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corned beef and cabbage

  • c

I know it isn't a traditional Irish dinner (my father reminds us every St. Patrick's Day) but I was wondering how others make this Irish-American fare???

I just wonder if someone has a new trick I can use...

Thanks and Happy St. Pat's Day!!!

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  1. I have read that corned beef and cabbage is of New England orgin, and is called, "Boiled New England Dinner" or "New England Boiled Dinner"

    My "trick" is from Narsai David a San Francisco Based media chef. After cooking (boiling) the corned beef, slice the fat to an acceptable thickness (esp if using brisket) and spread a combo of mustard and brown sugar over one side. Put the brisket under the broiler and cook until the spread has melted.

    3 Replies
    1. re: Alan408

      My mother used to make a boiled New England dinner. She took a smoked pork butt, quartered a head of cabbage, peeled some potatoes and put it all in a pot of water and cooked it until the potatoes were done. Served with good grain mustard it made a great dish.

      1. re: Alan408

        I make a similar recipe (brown sugar and mustard) and if I'm ambitious I make a mixture of sourcream and horseradish and a bit of spices here and there and serve alongside. I use the Silver Palate recipe.

        1. re: 4chowpups

          Yes, I do the Silver Palate recipe, not just for the sauce, but for the whole dinner. Classic, but the veggies are a little fresher than the usual.

      2. k
        King of Northern Blvd.

        I usually put it in Guinness in the crock pot all day...Not exciting but it's good....Just add cabbage at the end....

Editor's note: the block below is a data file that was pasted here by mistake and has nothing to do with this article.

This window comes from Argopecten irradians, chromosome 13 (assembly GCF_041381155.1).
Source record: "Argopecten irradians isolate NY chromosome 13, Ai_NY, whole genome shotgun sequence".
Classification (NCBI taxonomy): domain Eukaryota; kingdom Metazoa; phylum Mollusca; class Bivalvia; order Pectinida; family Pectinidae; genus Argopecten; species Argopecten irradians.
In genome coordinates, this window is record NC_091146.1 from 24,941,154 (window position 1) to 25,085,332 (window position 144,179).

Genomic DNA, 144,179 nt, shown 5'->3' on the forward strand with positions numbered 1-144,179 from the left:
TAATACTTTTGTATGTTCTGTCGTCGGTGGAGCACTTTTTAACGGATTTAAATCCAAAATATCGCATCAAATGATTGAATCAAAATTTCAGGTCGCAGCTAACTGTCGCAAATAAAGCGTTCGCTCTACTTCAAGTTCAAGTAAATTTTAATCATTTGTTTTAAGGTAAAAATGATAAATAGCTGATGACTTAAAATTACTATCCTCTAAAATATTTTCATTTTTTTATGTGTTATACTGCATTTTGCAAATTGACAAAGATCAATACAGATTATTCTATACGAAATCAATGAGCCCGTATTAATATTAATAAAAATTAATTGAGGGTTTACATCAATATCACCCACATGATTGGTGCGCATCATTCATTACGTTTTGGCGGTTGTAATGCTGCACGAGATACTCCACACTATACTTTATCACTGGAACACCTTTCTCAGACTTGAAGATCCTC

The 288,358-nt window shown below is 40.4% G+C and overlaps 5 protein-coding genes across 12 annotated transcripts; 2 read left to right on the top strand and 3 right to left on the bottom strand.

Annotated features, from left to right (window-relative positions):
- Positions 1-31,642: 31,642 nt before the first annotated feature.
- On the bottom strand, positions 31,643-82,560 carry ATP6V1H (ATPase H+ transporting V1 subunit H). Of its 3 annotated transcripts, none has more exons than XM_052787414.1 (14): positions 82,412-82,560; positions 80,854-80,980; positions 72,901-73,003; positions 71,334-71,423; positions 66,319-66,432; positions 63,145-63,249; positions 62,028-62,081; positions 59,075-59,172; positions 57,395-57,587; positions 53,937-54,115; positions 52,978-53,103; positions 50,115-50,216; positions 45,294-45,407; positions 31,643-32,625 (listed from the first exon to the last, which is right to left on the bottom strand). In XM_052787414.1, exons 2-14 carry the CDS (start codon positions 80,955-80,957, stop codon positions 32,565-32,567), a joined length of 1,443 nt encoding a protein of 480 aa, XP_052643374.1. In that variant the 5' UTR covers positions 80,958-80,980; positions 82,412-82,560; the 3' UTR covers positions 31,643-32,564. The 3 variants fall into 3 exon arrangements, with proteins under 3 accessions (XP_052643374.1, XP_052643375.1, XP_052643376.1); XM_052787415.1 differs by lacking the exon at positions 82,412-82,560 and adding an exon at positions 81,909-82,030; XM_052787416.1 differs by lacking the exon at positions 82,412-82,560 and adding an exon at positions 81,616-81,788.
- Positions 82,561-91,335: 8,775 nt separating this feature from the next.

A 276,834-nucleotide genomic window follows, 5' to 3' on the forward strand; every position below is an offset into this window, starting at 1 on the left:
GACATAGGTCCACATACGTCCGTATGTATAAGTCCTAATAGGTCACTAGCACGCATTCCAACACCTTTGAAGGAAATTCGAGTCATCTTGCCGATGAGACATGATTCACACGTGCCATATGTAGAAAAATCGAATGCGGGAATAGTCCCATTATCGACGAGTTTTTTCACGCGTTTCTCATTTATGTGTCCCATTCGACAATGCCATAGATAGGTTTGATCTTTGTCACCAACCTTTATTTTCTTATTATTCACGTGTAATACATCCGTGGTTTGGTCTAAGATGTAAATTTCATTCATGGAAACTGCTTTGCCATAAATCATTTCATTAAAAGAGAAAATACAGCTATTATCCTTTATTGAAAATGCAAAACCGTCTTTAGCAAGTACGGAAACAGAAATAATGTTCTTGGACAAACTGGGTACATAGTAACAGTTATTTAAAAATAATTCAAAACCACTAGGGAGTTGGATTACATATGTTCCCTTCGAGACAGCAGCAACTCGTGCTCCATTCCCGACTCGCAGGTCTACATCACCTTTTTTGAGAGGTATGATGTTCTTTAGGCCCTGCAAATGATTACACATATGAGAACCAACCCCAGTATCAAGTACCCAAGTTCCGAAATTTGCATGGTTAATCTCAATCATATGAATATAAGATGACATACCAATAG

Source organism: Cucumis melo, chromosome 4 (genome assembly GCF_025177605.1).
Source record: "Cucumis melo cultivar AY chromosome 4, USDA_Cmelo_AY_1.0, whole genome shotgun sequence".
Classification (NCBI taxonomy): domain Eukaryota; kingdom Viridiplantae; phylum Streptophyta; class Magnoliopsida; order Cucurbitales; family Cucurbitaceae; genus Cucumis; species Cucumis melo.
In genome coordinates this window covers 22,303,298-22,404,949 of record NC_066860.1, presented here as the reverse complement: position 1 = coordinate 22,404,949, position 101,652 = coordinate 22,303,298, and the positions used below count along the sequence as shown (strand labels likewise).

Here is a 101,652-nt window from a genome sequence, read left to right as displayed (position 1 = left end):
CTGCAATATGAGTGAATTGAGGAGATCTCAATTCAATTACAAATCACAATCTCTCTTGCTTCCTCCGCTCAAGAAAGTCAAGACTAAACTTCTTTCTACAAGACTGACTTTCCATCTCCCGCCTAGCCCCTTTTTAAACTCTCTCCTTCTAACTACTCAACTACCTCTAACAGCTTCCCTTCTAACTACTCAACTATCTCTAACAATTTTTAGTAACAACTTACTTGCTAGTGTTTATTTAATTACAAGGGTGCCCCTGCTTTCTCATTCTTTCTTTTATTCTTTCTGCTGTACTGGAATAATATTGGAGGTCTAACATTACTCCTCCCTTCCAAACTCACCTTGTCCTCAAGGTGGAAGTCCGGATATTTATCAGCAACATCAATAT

4 Replies
        1. re: King of Northern Blvd.

          Yes, you have to have beer in the pot.

          1. re: coll

            how much corned beef would you buy for 8 adults??

            1. re: yum

              I made a corned beef dinner just this past weekend as my kids were in town from college and wanted the annual St. Pat's meal early. I purchased 8 lbs. of Broyle's flat end cut corned beef and that fed 6 adults with some leftover for another meal to serve 3 of us. I'd probably go with 10 lbs. to be safe.

            2. re: coll

              It shrinks a lot, I would get one of the whole briskets which come 10 to 14 lb.

          2. ask your butcher, or local supermarket if they carry "corned ribs". They sell them in my area (Boston area) around St Patrick's day. Theya re corned beef ribs, and I put them in with the corned beef . They are great- a bit fatty, but good.

            1. I make corned beef and cabbage in my pressure cooker:

              You’ll need a five-quart (or larger) pressure cooker. Duromatic Kuhn Rikon is the front runner among safe-if-used-as-directed pressure cookers, well worth seeking out (Broadway Panhandlers carries them). While not exactly cheap, this cooker will last you a lifetime or two.

              You’ll also need a good 4-5 pound thick-cut slab of corned beef for 4-6 servings. Remember, the meat will shrink considerably, sometimes by over half. And besides, supermarkets have corned beef on sale this time of year, some for as little as .99 a pound.

              Without a pressure cooker, it takes at least 4 hours to bring corned brisket to its voluptuously tender best. With this recipe, you’ll have dinner on the table in 90 minutes.